How to Quickly Thaw Meat and Fish

Even the most experienced chefs sometimes find themselves in a situation when they need to quickly thaw meat or fish. When things don’t go according to plan, you need to know a few tricks on how to defrost meat in minutes.

In fact, there are many ways to do this, and some are better than others. For example, it is best not to defrost fish quickly at all. Otherwise, the meat will crumble and never fry properly. Today, Cook It will share with you a quick and safe method of defrosting meat and fish popular in Korea — it will help hurry the cooking process when you’re in a pinch.

How to Defrost Meat

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First, you need to measure one and a half quarts of water and heat it to 105 °F. You don’t have to use a water thermometer if you don’t have one: you can carefully feel it with your hand. The temperature should be slightly hotter than body temperature, i.e., hot, but not scalding.

Pour the hot water into a bowl and add 3 tablespoons of sugar; mix thoroughly. You may be surprised, but sugar speeds up the defrosting process. Plus, it enhances the meat’s flavor and adds notes of piquancy. All you have to do next is tenderize your defrosted cut of meat using soda and cook it any way you prefer.

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How to Defrost Fish

The process of defrosting fish is quite similar, except it features a different auxiliary ingredient.

Heat water to 105 °F in a pot and add 3 tablespoons of salt. Mix thoroughly, and place the frozen fish inside.

Not only will salt speed up the temperature rise in the fish, but it will also act as a simple marinade. Thus, the process of defrosting will take only 7-10 minutes. Of course, if the piece is large, it may take a bit longer.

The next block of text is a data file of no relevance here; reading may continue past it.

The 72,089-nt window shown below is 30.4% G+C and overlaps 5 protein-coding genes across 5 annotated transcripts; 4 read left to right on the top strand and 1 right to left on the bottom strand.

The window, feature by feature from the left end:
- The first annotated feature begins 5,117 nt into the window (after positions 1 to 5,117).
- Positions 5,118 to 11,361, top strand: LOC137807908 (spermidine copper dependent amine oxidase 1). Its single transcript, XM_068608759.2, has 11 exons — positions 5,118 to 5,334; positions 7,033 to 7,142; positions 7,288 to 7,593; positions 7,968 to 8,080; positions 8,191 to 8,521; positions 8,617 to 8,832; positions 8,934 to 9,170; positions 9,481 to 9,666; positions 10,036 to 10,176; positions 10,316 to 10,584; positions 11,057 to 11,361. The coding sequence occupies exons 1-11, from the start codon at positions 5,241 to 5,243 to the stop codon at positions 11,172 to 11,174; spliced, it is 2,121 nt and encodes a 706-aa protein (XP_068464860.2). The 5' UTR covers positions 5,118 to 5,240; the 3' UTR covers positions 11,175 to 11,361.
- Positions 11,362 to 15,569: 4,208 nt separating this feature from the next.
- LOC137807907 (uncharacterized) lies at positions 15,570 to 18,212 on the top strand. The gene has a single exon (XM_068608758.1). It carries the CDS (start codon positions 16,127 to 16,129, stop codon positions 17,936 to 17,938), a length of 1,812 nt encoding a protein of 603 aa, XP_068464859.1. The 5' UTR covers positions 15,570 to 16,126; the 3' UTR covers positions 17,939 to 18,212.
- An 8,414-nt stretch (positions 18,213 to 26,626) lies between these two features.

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If you’re looking for some good ideas on what to do with your meat or fish next, check out our tips on how to cook large cuts of meat, as well as seven fish batter recipes to make it especially tender and juicy.

We hope you enjoyed this article on how to quickly thaw meat and fish; don’t forget to share the helpful information with your friends!


I am an English major with a love of languages and fiction, and with an incurable travel bug. In my free time, I read fantasy, drink copious amounts of coffee, and like to go see movies. Culinary art means everything to me. My main hypostasis is the taster, though. The music school has taught me to appreciate the symphony of airy meringues, to create harmonious overtures of light snacks, hard rock of meat, fish, and vegetables on the grill. Choir classes have accustomed me to hear and feel the people nearby and create perfect harmonies of sounds.

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